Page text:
Yay or Yeay? The social video retail platform engaging Gen Z

Engaging generation Z is tough for many businesses but Melanie Mohr thinks she has cracked it with her social, video retail app, Yeay.

The mobile commerce space has been rapidly growing over the last few years with the surge in Gen Z throwing disposable cash at the latest technology trend. The industry is only looking to get stronger and Yeay are hoping to be at the very forefront of this wave with their social retail app. Melanie Mohr set up Yeay in Berlin with a mind to empower teenagers to creatively film, market and sell items through their mobile phone. Going from strength to strength, Yeay is set to be the big name in mobile commerce.

What is Yeay?

We are a social retail app on your mobile that lets you market and sell clothes and items via 20 second videos. Find something you want to sell, like a dress or some trainers and film the product any way you see fit in order to drum up the most interest and instantly post it on your channel.

It’s a branded channel where you are the owner and your content is visible to any buyers who are interested. Your video will appear with your channel and your own collection of items but will also appear for example in the sneakers channel if you are selling sneakers, or a guitar in the music channel.

It will appear across all these channels and you can start selling. You give it a name and a price, you let us know what kind of shipment you want, national or international, used or new goods, you set the parameters and then you can start selling. It is that simple!

We pride ourselves on how quick the process is – it might take you 20 seconds to make a video, maybe another 20 seconds with the admin set up and then off you go!

Where are you based and how many staff members do you have?

We are based in Berlin but we also have a little office in LA. I really like Berlin because its cheaper than other cities and there is a really exciting business vibe in the city. I think it grew from the underground art scene but it is a great city to start a business. We have 36 staff members and I am one of only a few Germans!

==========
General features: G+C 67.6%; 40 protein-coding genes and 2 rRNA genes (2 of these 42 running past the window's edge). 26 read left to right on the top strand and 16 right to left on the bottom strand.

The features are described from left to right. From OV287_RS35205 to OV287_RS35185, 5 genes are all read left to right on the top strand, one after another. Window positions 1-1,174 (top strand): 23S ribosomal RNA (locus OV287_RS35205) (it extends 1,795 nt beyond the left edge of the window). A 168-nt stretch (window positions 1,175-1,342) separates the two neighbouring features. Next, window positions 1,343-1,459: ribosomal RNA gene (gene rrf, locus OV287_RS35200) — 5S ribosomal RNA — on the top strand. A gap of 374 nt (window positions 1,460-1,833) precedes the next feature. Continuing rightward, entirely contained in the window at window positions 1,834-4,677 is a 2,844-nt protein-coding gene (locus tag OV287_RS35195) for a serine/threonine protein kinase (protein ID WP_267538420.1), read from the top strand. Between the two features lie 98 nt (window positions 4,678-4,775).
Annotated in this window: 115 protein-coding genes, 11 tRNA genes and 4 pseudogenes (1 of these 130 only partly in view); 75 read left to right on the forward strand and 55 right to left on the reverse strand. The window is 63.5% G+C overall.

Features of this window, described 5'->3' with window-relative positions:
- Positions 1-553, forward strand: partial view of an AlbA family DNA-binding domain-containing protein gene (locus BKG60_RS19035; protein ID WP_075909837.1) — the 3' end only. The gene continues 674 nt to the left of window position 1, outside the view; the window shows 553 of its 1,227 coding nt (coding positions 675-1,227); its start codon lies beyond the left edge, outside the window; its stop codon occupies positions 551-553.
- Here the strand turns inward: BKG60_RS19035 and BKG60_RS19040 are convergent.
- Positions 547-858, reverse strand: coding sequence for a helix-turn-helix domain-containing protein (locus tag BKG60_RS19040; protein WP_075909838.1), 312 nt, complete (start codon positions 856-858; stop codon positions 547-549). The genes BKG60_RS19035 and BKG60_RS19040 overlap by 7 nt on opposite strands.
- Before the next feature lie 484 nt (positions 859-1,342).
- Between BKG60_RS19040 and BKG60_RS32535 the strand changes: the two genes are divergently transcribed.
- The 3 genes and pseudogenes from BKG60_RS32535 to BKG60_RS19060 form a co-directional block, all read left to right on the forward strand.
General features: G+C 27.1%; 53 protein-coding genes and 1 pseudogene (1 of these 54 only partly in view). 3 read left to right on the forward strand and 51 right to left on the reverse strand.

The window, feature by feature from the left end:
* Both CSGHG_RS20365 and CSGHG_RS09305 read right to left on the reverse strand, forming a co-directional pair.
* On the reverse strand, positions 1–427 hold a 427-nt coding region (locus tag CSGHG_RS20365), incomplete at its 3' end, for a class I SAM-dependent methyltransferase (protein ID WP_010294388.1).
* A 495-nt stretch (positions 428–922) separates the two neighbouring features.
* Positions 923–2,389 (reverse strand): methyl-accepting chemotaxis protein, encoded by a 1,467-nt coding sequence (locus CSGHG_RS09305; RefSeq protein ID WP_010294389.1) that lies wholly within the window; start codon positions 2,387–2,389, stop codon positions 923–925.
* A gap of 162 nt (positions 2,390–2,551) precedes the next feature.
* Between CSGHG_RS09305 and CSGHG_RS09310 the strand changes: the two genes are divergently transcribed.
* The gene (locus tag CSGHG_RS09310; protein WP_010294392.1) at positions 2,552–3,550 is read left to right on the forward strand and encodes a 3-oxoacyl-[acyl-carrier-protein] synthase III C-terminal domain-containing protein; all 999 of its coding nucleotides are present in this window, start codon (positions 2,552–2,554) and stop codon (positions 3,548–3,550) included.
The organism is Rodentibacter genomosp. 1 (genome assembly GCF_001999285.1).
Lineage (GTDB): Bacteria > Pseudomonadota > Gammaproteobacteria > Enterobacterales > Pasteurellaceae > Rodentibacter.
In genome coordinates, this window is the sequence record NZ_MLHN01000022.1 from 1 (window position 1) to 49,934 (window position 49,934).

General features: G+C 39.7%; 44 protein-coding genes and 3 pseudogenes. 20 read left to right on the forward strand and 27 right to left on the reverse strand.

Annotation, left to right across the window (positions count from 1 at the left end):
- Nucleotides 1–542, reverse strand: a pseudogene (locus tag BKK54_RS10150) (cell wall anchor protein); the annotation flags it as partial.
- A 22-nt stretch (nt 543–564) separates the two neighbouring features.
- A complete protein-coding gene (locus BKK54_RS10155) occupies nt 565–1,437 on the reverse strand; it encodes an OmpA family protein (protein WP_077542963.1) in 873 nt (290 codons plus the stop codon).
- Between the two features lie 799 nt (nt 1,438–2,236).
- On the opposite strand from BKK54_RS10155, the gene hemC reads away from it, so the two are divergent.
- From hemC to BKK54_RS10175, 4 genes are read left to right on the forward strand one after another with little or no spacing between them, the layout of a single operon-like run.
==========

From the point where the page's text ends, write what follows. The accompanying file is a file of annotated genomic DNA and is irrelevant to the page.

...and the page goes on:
Where did the idea come from?

I am a story teller and I have 20 years of video content creation behind me. I dived into the digital and mobile space because I saw it as the future of retail distribution. I was already creating apps and I read an article about TV shopping and how successfully they are still selling to an older generation. I am a mother myself with three children, two of which are teens, and I see how they are marketed to. TV doesn’t work for them.

Mobile fits to their habits and needs and video content is a really important part of their world, its how they interact, communicate and learn and in many respects they are natural born content creators so I thought to give them a platform to buy and sell products through social video sharing in a creative way.

How did you find building an app and marketing to the younger generations?

Gen Z is probably going to be the most entrepreneurial Generation ever, they really are different to the millennials born before social media who grew up wanting to be an influencer and Instagram or Youtube famous.

Gen Z are more about making money and doing it through business, creating their own brands. They tend to be self taught in a lot of these technical and entrepreneurial skills and everything they need to know is in their hand on their mobile phones.

How and why did you get funding?